Verizon 701 Route leak?
job at ntt.net
Mon Aug 28 17:34:14 UTC 2017
On Mon, Aug 28, 2017 at 03:48:44PM +0000, someone wrote:
> Damn you Google.. yup.
I am not sure it is fair to say "damn you Google", because accidents
happen (be it through human error or software defects). All of us have
entered commands at some point and subsequently
Software defects are a real risk as well: Major BGP implementations have
had bugs which caused NO_EXPORT functionality to malfunction, or bugs
where random pieces of your configuration are ignored (for instance the
part of the configuration which contains a prefix-filter). Allegedly the
famous AS 7007 incident was also caused by a software defect.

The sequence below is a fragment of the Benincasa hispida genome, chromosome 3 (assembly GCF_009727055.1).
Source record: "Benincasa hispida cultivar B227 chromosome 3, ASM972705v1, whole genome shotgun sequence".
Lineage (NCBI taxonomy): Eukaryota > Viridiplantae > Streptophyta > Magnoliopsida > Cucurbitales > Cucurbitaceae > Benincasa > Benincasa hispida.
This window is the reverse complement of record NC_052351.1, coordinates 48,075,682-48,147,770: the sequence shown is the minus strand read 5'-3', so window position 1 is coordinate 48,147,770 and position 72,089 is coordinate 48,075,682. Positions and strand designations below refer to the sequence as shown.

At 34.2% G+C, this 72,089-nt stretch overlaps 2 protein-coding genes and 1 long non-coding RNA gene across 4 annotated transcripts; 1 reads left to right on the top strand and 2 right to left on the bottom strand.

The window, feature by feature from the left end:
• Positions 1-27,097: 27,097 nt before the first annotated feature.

The key concept here is that, since we know accidents an happen, we
ought to look out for each other and impose multiple layers of
protection for our mutual benefit.
Mechanisms that come to mind are maximum prefix limits and coarse
as-path filters. At NANOG67 I described a few of these tricks
To further reduce the risk surface, it may be good to ask your BGP
vendor for specific behaviour applicable to EBGP sessions: ask for RFC
8212 support. RFC 8212 defines that when you configure an EBGP session
without any routing policy associated with that neighbor, no routes will
be exchanged until it is explicitly instructed to do so.
Finally, it may be worthwhile exploring if we can standardize and
promote maximum prefix limits applied on the the _sending_ side. This
way you protect your neighbor (and the Internet at large) by
self-destructing when you inadvertently announce more than what you'd
expect to announce. BIRD has this functionality
however I am not aware of other implementations. Feedback welcome!
More information about the NANOG